NICK NICHOLS, HOUSTON RESIDENTS EVACUATING ON I-10: Well, we're still stuck. We're moving slowly. The contra lane on the other side is moving a lot faster. They opened that lane up and we were stuck watching them go by after we had been there for hours.
We've now been here on the road for 12 hours. We left at 6:00 this morning and it's now 6:00 this evening. And we've traveled, after being stuck and moving very slowly, about 60, 65 miles with two English sheepdogs.
COOPER: Unbelievable. I mean you've got to be frustrated, of course.
Do you feel the authorities are not -- do not have a handle on the situation? I know you're listening to the radio. I know you're probably seeing police out there.
D. NICHOLS: It was so frustrating when we were stuck and things were moving very slowly, if any. And then the contra lane on the other side opened up and these cars raced by. And we never were in that lane. I don't know what happened there. They should have opened it up a long time ago.
COOPER: How, I know, one of your dogs, you've got two dogs with you, old English sheepdogs. I think we have pictures of them. I understand one of them is sick. I mean how do you deal with that?
D. NICHOLS: We've got Daisy and Lucy. And one was sick in the car. You clean up after them then you walk them and make sure they don't do it again, you know?
COOPER: So you're actually walking the dogs on the highway?
D. NICHOLS: Right. That's part of the game with old English sheepdogs.
COOPER: What else did you pack with you...
D. NICHOLS: You pull the car over and let them...
COOPER: ... to bring with you?
D. NICHOLS: ... walk. You walk them out there with you.
COOPER: What else did you bring with you?
D. NICHOLS: Well, we packed -- it took us about 35 minutes to get gas last night. And we've had lunch sandwiches, water, cokes, of course, dog food in the back. We haven't been able to feed the dogs because one of them is sick. And a supply of peanuts and fruit and things like that. Our trip (UNINTELLIGIBLE)...
COOPER: How much, I mean what...
D. NICHOLS: ... has been people are pretty friendly here (UNINTELLIGIBLE)...
COOPER: How many more miles have you got to go, Nick?
D. NICHOLS: ... no real. There's not a problem area it looks like. It was just not moving and stuck. And if you move, you're moving very slow. And they urged us to evacuate...
COOPER: How many more miles do you have?
D. NICHOLS: ... which was the plan. And we've gotten that and hopefully we'll get to Austin by tomorrow.
COOPER: How many more miles do you have to go?
D. NICHOLS: I would think about 80, I believe. Something like that, 70 or 80.
COOPER: Wow! What -- we want to check in with both of you later on.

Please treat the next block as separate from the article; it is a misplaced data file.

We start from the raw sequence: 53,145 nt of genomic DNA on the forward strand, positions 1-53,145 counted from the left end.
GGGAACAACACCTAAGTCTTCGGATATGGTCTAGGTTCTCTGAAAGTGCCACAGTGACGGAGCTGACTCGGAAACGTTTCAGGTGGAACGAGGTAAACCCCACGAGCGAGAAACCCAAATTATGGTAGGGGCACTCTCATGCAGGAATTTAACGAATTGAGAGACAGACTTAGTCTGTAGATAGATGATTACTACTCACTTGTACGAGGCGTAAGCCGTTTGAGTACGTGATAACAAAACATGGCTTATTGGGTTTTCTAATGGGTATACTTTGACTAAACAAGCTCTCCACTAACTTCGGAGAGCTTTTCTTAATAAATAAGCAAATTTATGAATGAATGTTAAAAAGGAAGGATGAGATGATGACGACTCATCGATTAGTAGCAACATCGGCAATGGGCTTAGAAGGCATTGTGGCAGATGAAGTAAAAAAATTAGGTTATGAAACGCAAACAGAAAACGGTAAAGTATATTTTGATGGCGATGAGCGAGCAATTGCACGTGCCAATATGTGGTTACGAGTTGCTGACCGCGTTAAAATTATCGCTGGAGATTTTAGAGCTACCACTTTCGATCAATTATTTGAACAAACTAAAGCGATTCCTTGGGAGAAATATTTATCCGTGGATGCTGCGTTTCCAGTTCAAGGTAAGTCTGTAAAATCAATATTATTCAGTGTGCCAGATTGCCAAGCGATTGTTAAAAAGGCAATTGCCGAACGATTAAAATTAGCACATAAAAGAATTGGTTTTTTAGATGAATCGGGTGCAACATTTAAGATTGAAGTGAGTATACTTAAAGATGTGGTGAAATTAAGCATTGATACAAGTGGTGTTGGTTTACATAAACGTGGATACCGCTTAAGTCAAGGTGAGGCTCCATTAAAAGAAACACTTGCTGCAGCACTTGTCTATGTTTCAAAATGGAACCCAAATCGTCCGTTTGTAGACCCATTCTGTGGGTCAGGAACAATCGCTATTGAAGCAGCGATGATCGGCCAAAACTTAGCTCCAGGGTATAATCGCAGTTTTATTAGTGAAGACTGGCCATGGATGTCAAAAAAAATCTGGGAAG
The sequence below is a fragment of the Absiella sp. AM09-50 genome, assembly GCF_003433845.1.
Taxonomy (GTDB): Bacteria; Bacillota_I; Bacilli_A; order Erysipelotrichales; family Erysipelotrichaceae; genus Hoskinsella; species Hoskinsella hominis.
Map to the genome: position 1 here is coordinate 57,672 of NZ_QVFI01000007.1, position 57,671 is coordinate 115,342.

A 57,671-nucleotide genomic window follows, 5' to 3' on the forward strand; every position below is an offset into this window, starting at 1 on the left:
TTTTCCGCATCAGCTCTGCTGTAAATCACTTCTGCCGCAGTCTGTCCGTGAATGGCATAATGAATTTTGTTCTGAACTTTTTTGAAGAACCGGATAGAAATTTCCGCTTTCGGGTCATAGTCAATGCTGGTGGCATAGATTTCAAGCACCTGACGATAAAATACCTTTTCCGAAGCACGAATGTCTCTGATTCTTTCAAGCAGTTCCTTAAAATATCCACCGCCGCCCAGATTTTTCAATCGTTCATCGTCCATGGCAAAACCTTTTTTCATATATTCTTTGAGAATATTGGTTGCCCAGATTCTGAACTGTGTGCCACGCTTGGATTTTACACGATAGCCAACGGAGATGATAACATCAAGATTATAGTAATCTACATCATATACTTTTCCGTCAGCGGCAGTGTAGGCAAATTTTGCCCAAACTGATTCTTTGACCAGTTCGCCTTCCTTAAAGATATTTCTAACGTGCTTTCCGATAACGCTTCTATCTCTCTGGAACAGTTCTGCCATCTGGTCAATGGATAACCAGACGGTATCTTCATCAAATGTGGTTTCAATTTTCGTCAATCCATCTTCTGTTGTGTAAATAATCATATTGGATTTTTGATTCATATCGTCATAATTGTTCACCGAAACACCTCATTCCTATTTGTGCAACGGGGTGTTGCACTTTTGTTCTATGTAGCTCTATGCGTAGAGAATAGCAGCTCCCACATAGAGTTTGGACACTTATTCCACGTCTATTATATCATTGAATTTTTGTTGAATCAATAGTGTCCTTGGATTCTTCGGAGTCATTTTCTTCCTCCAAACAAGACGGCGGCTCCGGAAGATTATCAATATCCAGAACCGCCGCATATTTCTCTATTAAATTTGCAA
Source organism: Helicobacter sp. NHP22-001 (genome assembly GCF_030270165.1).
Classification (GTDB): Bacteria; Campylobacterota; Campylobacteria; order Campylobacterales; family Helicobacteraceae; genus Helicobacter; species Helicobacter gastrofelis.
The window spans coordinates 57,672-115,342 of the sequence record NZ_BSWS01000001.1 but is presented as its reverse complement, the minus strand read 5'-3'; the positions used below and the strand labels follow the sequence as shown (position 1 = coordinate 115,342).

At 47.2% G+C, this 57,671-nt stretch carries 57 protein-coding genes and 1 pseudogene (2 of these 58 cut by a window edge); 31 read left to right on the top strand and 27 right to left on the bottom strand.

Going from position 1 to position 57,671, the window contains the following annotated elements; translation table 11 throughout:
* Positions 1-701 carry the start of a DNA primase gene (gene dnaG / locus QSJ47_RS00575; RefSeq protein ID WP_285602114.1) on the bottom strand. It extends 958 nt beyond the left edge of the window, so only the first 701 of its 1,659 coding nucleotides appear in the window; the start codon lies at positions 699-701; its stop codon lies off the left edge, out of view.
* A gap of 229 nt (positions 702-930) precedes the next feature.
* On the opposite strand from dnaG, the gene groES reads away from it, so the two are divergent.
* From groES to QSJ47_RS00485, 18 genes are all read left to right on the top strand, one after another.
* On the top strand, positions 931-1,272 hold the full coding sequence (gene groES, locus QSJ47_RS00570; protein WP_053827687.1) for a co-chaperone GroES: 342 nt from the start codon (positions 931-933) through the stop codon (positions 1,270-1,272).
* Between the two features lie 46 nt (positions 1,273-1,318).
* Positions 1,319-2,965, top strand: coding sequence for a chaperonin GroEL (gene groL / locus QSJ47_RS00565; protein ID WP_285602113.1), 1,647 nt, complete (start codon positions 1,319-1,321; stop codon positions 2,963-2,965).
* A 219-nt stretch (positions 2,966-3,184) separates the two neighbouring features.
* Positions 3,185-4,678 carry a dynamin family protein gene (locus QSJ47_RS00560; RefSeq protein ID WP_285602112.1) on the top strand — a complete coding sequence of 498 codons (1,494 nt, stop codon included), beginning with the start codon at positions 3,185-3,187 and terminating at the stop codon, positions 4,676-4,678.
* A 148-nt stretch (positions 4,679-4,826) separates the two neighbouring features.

Appreciate you joining us.
I hope your things speed up. I hope you get to Austin quick to see your family.
D. NICHOLS: OK. Good luck to you guys down there in Galveston, too.
COOPER: All right.
All right. We all need a lot of luck and a lot of prayers down here, especially the people trapped on the road. Let's get them -- let's hope those roads get moving pretty quick.
All the preparations, they're in stark contrast to what was done before Katrina, of course. When you factor in what damage Rita could do, it is a good thing people are at least moving out and it's good that they are out there on the highways.
Here's a 360 download from the "Houston Chronicle's" Web site. Today the newspaper reports on a recent study by the State of Texas that suggests a cat four storm hitting near Galveston could destroy 12,000 homes and damage nearly two million other homes. Plus, researchers say the hurricane could cause a whopping $74 billion in damage statewide. Those figures from the "Houston Chronicle."
Coming up next on 360, oil refineries and pipelines already shut down because of this storm. How is going to affect your wallet? What you need to know.
Also ahead tonight, New Orleans under a tropical storm warning due to Rita. The last thing that city needs is drenching rains. Will the already damaged levees hold? We'll take a look.
COOPER: Welcome back to Galveston.
The Gulf of Mexico provides a third of this country's domestic oil, now most of which is then refined out in front of me on the Texas coast and delivered through the Houston ship channel, which is also out there not too far off. Now, all of which means that hurricane Rita is not only threatening a lot of lives, it's also threatening this country's economic life.
CNN's Randi Kaye is in Bay Water, Texas, following the preparations being made there and elsewhere to protect that oil lifeline -- Randi.